by Melissa Donovan
Filaments, powders, and resins are all integral to the creation of three-dimensional (3D) builds. As further advancements in these materials occur, their defined feature sets become integral to meet the demands of the industries using the technology. In particular, there is increased interest in flame retardant (FR) resins and powders. Most notably, aerospace; transportation—automotive, trains, boats; electronics; and even the medical field require FR materials.
“The demand for FR resins has drastically increased among industries looking to leverage in-house additive manufacturing (AM) for all steps of the production process. Many industries commonly integrate some type of 3D printing into prototyping workflows, but often have to move to traditional manufacturing methods while still in the development stage in order to comply with regulatory requirements for flammability. With FR resin, large businesses can not only improve their development timelines, but also use a common material across teams, from design to maintenance and repair operations, as well as manufacturing fixtures,” proposes Elena Austras, product marketing manager, Formlabs.
3D printing on its own offers a host of benefits, from cost efficiency and durability to faster design production. Hason Rolland, SVP of materials, Carbon, says, “adding flame retardancy to the list ensures that manufacturing, electrical, healthcare, and aerospace specialists, among others, are provided with the safest equipment and products possible.”
Keeping it Beneficial
With demand for FR resins and powders deriving from a number of industries and applications, many are poised to benefit.
“For the applications in transportation or consumer goods FR materials are necessary for safety reasons. The associated certifications are required to enable products to be sellable or to pass transportation safety regulations. This is part of the natural progression of applications moving from functional prototyping into more end-use applications, which come with increasing requirements. This is a good indication that we are progressing into more challenging areas,” notes Aric Yackly, product manager, P3, Stratasys.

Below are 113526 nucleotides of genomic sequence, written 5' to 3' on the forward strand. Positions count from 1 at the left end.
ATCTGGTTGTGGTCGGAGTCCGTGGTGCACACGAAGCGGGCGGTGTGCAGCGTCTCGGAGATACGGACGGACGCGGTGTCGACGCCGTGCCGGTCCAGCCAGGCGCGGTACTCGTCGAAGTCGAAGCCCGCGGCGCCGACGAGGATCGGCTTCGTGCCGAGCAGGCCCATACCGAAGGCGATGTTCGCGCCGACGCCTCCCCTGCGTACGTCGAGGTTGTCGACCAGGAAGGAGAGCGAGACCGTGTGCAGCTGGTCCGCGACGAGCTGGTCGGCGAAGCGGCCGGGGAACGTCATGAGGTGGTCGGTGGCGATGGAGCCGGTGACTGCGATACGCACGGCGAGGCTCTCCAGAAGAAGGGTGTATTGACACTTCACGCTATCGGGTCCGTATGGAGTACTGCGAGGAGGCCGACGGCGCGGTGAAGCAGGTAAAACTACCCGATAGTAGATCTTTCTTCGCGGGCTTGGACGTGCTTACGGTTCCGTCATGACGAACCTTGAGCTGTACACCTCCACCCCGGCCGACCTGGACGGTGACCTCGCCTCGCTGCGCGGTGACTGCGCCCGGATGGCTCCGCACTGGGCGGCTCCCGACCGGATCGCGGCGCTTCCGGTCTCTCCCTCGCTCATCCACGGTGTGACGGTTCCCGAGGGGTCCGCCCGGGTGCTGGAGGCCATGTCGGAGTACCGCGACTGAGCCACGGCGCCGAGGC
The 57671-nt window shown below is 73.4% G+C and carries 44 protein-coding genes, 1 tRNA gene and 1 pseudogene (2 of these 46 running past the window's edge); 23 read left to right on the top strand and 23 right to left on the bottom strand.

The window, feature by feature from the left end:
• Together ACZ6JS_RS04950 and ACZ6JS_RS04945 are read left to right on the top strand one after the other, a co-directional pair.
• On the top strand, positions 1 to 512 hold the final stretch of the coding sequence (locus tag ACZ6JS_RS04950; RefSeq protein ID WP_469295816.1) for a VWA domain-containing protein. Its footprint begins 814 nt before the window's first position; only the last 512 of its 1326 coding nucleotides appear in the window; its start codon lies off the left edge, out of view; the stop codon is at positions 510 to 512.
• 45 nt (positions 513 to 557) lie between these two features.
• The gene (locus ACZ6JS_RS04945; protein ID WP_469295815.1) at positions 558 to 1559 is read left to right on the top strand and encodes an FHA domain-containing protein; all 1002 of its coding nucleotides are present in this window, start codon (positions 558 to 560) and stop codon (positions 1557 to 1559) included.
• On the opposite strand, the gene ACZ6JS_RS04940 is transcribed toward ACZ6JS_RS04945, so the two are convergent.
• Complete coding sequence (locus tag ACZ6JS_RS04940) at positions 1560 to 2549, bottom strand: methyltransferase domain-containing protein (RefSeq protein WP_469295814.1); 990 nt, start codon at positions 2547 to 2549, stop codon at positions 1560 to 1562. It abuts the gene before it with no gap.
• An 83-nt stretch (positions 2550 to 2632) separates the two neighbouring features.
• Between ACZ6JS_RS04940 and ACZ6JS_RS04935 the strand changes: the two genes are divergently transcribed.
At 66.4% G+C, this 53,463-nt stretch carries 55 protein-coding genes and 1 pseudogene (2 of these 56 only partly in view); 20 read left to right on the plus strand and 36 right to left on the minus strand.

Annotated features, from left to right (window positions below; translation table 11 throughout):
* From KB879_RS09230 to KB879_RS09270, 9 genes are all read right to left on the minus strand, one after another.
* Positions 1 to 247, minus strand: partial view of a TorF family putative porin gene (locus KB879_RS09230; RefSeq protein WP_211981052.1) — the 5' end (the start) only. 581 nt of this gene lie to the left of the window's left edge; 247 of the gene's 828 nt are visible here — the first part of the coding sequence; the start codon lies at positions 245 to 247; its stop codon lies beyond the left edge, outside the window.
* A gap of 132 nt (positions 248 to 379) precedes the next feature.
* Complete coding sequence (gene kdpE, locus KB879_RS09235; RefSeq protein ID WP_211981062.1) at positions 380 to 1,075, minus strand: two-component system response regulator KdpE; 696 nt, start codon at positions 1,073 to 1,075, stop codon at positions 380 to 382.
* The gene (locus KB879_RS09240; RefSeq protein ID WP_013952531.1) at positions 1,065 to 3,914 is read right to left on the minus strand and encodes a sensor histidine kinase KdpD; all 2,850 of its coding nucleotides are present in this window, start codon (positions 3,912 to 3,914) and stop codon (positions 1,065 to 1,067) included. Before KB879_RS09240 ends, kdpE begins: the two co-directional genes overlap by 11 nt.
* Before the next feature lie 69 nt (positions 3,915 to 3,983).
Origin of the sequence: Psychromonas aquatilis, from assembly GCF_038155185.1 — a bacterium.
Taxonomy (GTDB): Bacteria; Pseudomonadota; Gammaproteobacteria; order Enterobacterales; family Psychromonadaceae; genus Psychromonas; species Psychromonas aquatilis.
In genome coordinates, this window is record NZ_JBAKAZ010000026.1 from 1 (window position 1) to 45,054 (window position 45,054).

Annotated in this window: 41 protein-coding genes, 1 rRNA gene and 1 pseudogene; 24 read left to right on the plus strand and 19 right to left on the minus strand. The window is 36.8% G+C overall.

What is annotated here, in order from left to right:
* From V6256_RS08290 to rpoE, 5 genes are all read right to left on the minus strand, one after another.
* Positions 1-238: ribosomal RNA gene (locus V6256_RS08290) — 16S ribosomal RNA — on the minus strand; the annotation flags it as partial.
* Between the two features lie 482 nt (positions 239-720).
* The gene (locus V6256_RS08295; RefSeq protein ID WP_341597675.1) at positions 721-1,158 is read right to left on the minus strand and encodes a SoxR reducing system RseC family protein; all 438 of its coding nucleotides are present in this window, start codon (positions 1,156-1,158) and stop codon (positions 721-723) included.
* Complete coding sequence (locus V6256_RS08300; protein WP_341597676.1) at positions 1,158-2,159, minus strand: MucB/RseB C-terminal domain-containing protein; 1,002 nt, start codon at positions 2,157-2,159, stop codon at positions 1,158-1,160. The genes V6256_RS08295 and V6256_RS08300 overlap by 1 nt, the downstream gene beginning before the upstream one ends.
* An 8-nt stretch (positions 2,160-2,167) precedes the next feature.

According to Steven Kubiak, process engineering manager, Jabil Inc., “anywhere the benefits of additive intersect with an FR need will benefit. FR powders will benefit the same way general powders will benefit.”
“With FR resin, users easily and quickly create stiff, creep resistant, and functional plastic parts that perform well long term in high temperature environments without turning to injected molding. FR resin is ideal for producing airplane, automobile, and railway interior parts; protective and internal consumer electronics components; and custom jigs, fixtures, and replacement parts for industrial environments or ignition sources,” shares Austras.
Nirup Nagabandi, VP of materials and process engineering, Essentium Inc., notes how “FR resins and powders serve as a game changer by significantly reducing the risk of fire incidents and enhancing overall safety measures.”
The 3D Process
3D printing processes like fused deposition modeling (FDM), digital light processing (DLP), stereolithography (SLA), and masked stereolithography (LCD) all use FR materials.
“Theoretically, a new process could be designed for these materials. That being said, FR resins/powders are perfectly capable of being processed with common, commercially available 3D printing processes today,” suggests Sylvia Monsheimer, head of industrial 3D printing, Evonik.
In Yackly’s experience, FR materials are developed for both thermoplastic and photopolymer thermosets and are becoming available on an increasing range of systems, with FDM and DLP as the leading technologies.
“All printing processes produce parts in FR material, but the amount and type of additive or modifier to the polymer will depend on the process,” explains Kubiak.
Photocentric Inc. started testing its FR resin on some UV DLP and LCD-based systems to fully validate it.
Formlabs’ FR resin is compatible with SLA printers. “For many industries, maintenance and repair parts have to be ordered to ensure the product remains compliant. SLA 3D printing was not traditionally a viable option, despite its low cost per part and efficiency. With FR resin, SLA 3D printing can finally be deployed as an on demand repair part manufacturing solution,” shares Austras.
According to the company, Essentium Duratem can be used with any open eco-system high-temperature 3D printing machine, including the Essentium High-Speed Extrusion 180 HT and HSE 280i HT 3D printing platforms.
Carbon EPX 86FR works best on Carbon DLS printers, such as the M2, M3, M3 Max, and L1.
Standards are in place to certify whether a resin or powder is FR.
Certification depends on the industry and application. For example, FR materials used in consumer electronics are certified by the Underwriters Laboratories (UL), whereas FR grades for aerospace applications require testing to a different burn standard and are certified in conjunction with the aircraft manufacturer in question and the FAA, shares Kubiak.
UL 94 is a plastics flammability standard released by the UL. “One common standard for assessing plastics flammability is UL 94. There are varying degrees of FR that get assessed by the orientation of the part in the flame, the thickness it will pass the test at, burn rate, and whether or not it will drip flammable plastic drops or not,” explains Yackly.
Another standard to comply with is the FAR 25.853(a) regulation. Carbon EPX 86FR achieves a 12 second burn compliance for a thickness of one millimeter. It is also accredited for UL 94 rating at a two millimeter thickness.
Formlabs’ FR resin is halogen-free, UL 94 and FAR 25.853(a) certified with favorable flame, smoke, and toxicity (FST) ratings. FR resin produces 3D printed parts that meet necessary certification requirements for enduring hazardous environments, according to the company.